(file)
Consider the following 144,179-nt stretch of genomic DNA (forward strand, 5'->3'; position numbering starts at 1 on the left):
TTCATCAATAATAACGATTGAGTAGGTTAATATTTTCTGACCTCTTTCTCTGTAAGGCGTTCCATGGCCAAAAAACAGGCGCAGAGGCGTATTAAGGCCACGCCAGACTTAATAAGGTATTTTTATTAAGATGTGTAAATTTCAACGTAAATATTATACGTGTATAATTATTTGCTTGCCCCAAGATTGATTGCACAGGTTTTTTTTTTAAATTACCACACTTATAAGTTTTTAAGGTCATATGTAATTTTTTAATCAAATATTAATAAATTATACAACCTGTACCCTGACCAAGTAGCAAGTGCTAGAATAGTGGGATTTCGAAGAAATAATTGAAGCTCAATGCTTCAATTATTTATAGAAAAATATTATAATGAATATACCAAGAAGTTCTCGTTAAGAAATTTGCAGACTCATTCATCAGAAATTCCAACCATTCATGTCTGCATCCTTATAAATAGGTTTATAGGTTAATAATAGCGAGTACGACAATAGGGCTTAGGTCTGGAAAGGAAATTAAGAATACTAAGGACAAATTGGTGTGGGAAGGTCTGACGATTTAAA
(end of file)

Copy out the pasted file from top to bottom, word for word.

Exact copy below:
Consider the following 144,179-nt stretch of genomic DNA (forward strand, 5'->3'; position numbering starts at 1 on the left):
TTCATCAATAATAACGATTGAGTAGGTTAATATTTTCTGACCTCTTTCTCTGTAAGGCGTTCCATGGCCAAAAAACAGGCGCAGAGGCGTATTAAGGCCACGCCAGACTTAATAAGGTATTTTTATTAAGATGTGTAAATTTCAACGTAAATATTATACGTGTATAATTATTTGCTTGCCCCAAGATTGATTGCACAGGTTTTTTTTTTAAATTACCACACTTATAAGTTTTTAAGGTCATATGTAATTTTTTAATCAAATATTAATAAATTATACAACCTGTACCCTGACCAAGTAGCAAGTGCTAGAATAGTGGGATTTCGAAGAAATAATTGAAGCTCAATGCTTCAATTATTTATAGAAAAATATTATAATGAATATACCAAGAAGTTCTCGTTAAGAAATTTGCAGACTCATTCATCAGAAATTCCAACCATTCATGTCTGCATCCTTATAAATAGGTTTATAGGTTAATAATAGCGAGTACGACAATAGGGCTTAGGTCTGGAAAGGAAATTAAGAATACTAAGGACAAATTGGTGTGGGAAGGTCTGACGATTTAAA